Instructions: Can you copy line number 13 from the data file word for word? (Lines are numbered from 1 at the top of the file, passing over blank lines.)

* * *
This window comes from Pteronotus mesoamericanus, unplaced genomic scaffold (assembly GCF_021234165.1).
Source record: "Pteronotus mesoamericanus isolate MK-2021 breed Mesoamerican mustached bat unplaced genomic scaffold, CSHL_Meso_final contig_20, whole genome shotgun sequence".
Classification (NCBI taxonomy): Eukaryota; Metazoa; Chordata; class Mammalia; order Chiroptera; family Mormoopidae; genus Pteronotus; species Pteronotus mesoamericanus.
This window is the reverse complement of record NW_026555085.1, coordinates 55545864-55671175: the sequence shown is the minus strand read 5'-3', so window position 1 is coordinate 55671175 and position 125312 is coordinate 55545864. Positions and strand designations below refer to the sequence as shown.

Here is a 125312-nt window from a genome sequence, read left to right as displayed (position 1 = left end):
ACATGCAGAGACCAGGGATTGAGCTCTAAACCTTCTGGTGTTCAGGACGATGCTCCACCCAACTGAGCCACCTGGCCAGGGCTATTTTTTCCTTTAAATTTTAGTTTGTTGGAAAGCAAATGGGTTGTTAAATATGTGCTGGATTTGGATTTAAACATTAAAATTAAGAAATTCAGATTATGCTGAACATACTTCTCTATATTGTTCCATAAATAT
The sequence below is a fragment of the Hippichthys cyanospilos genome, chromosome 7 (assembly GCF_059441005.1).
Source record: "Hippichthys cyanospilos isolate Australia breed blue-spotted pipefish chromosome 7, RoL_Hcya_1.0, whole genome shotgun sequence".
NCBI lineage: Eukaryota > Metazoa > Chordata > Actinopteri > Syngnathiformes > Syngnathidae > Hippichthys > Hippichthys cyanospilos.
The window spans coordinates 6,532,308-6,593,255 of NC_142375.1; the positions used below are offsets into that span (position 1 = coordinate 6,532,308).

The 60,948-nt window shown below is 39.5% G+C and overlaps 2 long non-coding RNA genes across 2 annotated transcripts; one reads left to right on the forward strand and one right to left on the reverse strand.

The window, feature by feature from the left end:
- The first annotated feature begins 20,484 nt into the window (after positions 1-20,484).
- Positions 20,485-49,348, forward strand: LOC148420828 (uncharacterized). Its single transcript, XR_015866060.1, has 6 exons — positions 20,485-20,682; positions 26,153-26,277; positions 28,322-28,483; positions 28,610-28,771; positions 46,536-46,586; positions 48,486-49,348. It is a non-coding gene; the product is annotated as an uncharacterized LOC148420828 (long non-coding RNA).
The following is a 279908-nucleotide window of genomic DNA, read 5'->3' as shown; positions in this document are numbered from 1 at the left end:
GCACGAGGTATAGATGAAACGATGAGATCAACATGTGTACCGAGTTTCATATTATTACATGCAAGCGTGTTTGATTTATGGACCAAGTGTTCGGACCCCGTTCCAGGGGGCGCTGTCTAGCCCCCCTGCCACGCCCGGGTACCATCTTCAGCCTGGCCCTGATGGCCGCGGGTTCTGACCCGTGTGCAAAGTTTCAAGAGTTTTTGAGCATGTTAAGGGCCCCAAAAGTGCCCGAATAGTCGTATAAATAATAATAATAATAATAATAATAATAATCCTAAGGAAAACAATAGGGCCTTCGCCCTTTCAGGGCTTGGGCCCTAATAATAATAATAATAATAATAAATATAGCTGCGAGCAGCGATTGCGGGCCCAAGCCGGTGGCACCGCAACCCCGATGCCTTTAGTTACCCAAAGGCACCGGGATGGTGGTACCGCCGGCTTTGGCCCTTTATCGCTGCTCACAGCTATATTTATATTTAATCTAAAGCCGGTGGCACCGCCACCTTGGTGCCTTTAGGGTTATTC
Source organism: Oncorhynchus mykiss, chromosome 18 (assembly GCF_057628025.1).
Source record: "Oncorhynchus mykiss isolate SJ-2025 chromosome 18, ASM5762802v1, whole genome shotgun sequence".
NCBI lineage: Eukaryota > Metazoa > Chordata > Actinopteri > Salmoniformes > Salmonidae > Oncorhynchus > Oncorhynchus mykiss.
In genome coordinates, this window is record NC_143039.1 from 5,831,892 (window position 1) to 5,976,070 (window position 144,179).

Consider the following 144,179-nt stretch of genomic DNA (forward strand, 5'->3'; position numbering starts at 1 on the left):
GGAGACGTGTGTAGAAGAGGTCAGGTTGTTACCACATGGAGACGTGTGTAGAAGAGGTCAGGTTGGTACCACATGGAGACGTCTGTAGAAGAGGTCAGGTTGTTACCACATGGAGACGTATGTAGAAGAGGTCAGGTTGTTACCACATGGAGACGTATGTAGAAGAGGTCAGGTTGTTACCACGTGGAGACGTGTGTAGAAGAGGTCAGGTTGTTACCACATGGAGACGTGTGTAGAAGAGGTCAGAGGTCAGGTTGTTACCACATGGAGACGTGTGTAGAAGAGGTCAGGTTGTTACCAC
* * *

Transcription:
- The first annotated feature begins 20,484 nt into the window (after positions 1-20,484).